Multi-Offset Vertical Seismic Profiles: Fracture and Fault Identification for Appalachian Basin Reservoirs--Two Case Examples
Douglas E. Wyatt, Bruce A. Bennett, John J. Walsh
Many Appalachian basin reservoirs occur in older rocks that are commonly fractured and faulted. These fractures and faults very often act as the reservoir trapping mechanism, especially in lithologies with no log-detectable matrix porosity. Traditional logging techniques, although possibly showing fault or fracture presence in the well bore, seldom provide clues to the extent of fracturing or location of nearby faults. Surface seismic data should show faults and perhaps even fracturing, but showing these features is often not possible in rugged terrain or in areas with thick coverings of unconsolidated surface material. Traditional seismic also has resolutions lower than that needed to detect small faults (less than 70 ft).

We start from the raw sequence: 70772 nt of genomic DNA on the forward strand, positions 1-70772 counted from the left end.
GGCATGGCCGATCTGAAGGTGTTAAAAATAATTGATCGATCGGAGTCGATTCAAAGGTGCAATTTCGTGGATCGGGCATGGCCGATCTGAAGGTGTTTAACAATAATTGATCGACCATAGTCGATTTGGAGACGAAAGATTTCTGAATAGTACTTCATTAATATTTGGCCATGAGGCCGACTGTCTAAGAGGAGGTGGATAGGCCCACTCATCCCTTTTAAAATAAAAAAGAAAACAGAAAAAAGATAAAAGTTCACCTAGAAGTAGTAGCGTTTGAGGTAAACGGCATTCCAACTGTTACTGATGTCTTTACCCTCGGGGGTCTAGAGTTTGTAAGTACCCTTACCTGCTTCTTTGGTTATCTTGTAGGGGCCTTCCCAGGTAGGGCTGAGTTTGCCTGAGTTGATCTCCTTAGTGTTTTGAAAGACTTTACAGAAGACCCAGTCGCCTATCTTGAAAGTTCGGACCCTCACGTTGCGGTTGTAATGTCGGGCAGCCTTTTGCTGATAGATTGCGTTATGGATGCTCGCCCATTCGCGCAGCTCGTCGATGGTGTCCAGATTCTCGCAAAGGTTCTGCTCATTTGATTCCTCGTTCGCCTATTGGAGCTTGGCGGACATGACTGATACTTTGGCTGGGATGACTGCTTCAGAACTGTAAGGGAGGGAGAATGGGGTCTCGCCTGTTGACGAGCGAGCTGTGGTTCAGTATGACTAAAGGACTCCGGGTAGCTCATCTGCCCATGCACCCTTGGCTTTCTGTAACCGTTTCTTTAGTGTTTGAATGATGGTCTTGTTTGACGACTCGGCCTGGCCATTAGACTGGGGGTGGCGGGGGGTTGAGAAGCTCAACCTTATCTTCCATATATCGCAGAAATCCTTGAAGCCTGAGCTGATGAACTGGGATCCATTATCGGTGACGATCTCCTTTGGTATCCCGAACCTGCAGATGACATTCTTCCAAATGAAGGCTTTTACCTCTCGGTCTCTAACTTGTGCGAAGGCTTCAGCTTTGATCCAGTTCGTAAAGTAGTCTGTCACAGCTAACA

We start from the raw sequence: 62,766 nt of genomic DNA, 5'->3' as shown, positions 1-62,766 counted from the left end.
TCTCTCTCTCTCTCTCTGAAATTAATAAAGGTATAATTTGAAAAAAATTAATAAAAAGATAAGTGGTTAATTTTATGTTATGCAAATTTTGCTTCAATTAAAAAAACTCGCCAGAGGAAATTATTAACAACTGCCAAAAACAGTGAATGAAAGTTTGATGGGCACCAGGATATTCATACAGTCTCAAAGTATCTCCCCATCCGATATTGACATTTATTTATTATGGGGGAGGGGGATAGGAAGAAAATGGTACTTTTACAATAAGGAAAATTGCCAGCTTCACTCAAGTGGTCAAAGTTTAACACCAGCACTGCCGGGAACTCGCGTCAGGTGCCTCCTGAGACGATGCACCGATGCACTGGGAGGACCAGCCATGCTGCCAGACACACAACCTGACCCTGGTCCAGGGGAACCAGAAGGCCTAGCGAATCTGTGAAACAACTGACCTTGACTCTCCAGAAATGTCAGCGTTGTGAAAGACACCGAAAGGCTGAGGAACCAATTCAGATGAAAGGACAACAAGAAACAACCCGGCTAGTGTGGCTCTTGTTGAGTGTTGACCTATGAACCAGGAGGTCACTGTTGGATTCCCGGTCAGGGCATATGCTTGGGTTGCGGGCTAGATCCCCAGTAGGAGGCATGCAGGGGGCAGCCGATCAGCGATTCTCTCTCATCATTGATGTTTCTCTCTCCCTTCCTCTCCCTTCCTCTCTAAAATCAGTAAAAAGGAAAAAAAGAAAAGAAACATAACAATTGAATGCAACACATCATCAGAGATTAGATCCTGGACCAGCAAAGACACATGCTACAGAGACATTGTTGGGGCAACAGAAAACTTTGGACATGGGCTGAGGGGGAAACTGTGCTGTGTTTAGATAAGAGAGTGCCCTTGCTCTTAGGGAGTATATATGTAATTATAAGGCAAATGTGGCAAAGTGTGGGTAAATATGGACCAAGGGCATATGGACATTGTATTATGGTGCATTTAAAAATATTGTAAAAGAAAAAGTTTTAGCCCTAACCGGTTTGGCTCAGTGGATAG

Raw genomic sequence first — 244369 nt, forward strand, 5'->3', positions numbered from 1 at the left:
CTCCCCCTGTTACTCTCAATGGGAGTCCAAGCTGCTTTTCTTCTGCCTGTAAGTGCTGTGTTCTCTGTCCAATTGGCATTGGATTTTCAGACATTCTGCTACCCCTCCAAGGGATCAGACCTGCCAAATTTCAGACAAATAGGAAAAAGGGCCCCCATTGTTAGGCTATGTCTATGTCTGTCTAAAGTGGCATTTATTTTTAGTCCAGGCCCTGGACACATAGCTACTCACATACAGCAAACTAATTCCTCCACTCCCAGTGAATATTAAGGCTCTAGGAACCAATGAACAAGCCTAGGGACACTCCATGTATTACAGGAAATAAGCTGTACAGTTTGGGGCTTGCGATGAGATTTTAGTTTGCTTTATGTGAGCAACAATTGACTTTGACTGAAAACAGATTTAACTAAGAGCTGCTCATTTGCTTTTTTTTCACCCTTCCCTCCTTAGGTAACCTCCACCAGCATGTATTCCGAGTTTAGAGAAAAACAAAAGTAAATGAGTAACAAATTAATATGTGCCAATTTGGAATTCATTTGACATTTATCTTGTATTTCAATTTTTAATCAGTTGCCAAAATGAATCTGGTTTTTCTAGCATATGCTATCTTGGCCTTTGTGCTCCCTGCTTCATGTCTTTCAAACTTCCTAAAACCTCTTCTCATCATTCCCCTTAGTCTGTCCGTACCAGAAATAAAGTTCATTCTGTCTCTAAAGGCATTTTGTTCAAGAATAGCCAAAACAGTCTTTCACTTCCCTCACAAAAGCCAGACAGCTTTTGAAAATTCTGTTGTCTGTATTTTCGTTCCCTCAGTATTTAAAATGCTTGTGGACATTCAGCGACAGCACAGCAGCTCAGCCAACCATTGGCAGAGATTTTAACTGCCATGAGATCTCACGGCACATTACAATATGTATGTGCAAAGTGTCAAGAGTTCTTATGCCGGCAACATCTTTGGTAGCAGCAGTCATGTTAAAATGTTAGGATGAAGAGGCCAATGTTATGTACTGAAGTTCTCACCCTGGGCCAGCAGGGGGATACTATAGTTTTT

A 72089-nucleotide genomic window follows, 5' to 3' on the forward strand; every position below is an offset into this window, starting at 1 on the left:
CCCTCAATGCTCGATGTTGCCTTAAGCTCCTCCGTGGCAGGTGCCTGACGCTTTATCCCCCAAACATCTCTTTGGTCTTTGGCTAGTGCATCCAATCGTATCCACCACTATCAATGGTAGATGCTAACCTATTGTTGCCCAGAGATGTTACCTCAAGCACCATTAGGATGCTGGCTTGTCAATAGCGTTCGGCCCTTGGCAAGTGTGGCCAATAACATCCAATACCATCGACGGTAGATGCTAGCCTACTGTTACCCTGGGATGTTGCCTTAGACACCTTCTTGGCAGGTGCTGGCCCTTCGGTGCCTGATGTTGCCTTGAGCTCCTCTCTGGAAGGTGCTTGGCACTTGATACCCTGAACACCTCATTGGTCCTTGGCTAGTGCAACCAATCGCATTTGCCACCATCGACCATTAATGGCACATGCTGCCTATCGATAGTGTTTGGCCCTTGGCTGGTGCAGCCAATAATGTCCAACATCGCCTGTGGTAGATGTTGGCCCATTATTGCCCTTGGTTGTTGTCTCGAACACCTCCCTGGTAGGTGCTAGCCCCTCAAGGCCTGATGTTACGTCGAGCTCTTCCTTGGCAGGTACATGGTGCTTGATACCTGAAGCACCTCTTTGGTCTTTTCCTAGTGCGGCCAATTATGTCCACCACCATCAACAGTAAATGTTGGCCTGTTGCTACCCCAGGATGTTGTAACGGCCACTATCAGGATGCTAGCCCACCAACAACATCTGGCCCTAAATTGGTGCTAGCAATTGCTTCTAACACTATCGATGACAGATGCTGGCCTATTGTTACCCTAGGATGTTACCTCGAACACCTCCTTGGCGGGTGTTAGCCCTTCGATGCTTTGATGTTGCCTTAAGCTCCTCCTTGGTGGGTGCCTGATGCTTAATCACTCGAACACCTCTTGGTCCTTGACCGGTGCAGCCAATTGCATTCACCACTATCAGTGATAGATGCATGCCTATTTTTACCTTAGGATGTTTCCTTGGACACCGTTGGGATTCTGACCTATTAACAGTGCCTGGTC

Two case examples are shown from the northern Appalachian basin. The first example utilizes Schlumberger's slim hole seismic tool in cased holes in an area of thick unconsolidated glacial material along the Bass Island trend of western New York. The second example utilizes Schlumberger's "SAT" tool in an open-hole environment in an area of northwestern Pennsylvania with disturbed surface bedding and poor conventional surface seismic returns.
The slim hole tool provides good data but with only slightly greater resolution than surface Vibroseis data. The SAT tool provides excellent resolution (down to 25 ft) in highly disturbed bedding.
AAPG Search and Discovery Article #91031©1988 AAPG Eastern Section, Charleston, West Virginia, 13-16 September 1988.